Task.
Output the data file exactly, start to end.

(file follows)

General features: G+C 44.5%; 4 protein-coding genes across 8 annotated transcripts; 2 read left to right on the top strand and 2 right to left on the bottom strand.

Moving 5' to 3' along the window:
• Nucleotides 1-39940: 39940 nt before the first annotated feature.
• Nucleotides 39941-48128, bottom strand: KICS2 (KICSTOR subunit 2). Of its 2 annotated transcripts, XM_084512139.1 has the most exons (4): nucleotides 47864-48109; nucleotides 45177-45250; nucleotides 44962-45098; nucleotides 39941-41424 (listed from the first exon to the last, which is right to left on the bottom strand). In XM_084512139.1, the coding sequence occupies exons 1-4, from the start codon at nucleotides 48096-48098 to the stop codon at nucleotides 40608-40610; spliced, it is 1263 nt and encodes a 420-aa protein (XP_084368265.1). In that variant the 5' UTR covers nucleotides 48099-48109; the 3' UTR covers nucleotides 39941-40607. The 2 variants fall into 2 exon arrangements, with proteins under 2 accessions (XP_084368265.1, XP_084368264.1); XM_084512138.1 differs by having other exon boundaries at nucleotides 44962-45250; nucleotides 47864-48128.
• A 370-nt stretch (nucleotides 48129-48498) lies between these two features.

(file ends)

General features: G+C 44.5%; 4 protein-coding genes across 8 annotated transcripts; 2 read left to right on the top strand and 2 right to left on the bottom strand.

Moving 5' to 3' along the window:
• Nucleotides 1-39940: 39940 nt before the first annotated feature.
• Nucleotides 39941-48128, bottom strand: KICS2 (KICSTOR subunit 2). Of its 2 annotated transcripts, XM_084512139.1 has the most exons (4): nucleotides 47864-48109; nucleotides 45177-45250; nucleotides 44962-45098; nucleotides 39941-41424 (listed from the first exon to the last, which is right to left on the bottom strand). In XM_084512139.1, the coding sequence occupies exons 1-4, from the start codon at nucleotides 48096-48098 to the stop codon at nucleotides 40608-40610; spliced, it is 1263 nt and encodes a 420-aa protein (XP_084368265.1). In that variant the 5' UTR covers nucleotides 48099-48109; the 3' UTR covers nucleotides 39941-40607. The 2 variants fall into 2 exon arrangements, with proteins under 2 accessions (XP_084368265.1, XP_084368264.1); XM_084512138.1 differs by having other exon boundaries at nucleotides 44962-45250; nucleotides 47864-48128.
• A 370-nt stretch (nucleotides 48129-48498) lies between these two features.